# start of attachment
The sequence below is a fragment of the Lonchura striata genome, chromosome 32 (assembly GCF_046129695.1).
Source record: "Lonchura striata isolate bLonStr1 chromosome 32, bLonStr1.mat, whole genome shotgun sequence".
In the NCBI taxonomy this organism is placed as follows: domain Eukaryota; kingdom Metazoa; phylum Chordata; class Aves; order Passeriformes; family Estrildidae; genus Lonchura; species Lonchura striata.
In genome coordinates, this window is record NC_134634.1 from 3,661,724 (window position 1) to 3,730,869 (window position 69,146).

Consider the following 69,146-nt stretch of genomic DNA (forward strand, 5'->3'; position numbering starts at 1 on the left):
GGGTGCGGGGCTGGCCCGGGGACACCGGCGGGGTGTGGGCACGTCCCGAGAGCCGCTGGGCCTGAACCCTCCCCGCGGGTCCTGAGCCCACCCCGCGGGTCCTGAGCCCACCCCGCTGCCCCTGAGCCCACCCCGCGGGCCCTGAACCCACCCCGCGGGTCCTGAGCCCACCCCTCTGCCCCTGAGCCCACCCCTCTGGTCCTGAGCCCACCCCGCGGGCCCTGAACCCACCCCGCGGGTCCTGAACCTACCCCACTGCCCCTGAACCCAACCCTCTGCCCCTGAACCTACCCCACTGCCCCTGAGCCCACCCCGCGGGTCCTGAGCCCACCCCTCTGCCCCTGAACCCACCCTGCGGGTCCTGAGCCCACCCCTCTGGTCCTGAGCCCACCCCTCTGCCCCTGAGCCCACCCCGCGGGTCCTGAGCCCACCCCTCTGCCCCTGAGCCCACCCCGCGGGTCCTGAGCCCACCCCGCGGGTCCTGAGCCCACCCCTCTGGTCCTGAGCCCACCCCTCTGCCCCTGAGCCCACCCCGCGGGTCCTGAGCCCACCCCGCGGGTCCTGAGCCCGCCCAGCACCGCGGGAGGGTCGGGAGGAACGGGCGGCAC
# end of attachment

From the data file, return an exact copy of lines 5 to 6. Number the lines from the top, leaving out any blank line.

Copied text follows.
Consider the following 69,146-nt stretch of genomic DNA (forward strand, 5'->3'; position numbering starts at 1 on the left):
GGGTGCGGGGCTGGCCCGGGGACACCGGCGGGGTGTGGGCACGTCCCGAGAGCCGCTGGGCCTGAACCCTCCCCGCGGGTCCTGAGCCCACCCCGCGGGTCCTGAGCCCACCCCGCTGCCCCTGAGCCCACCCCGCGGGCCCTGAACCCACCCCGCGGGTCCTGAGCCCACCCCTCTGCCCCTGAGCCCACCCCTCTGGTCCTGAGCCCACCCCGCGGGCCCTGAACCCACCCCGCGGGTCCTGAACCTACCCCACTGCCCCTGAACCCAACCCTCTGCCCCTGAACCTACCCCACTGCCCCTGAGCCCACCCCGCGGGTCCTGAGCCCACCCCTCTGCCCCTGAACCCACCCTGCGGGTCCTGAGCCCACCCCTCTGGTCCTGAGCCCACCCCTCTGCCCCTGAGCCCACCCCGCGGGTCCTGAGCCCACCCCTCTGCCCCTGAGCCCACCCCGCGGGTCCTGAGCCCACCCCGCGGGTCCTGAGCCCACCCCTCTGGTCCTGAGCCCACCCCTCTGCCCCTGAGCCCACCCCGCGGGTCCTGAGCCCACCCCGCGGGTCCTGAGCCCGCCCAGCACCGCGGGAGGGTCGGGAGGAACGGGCGGCAC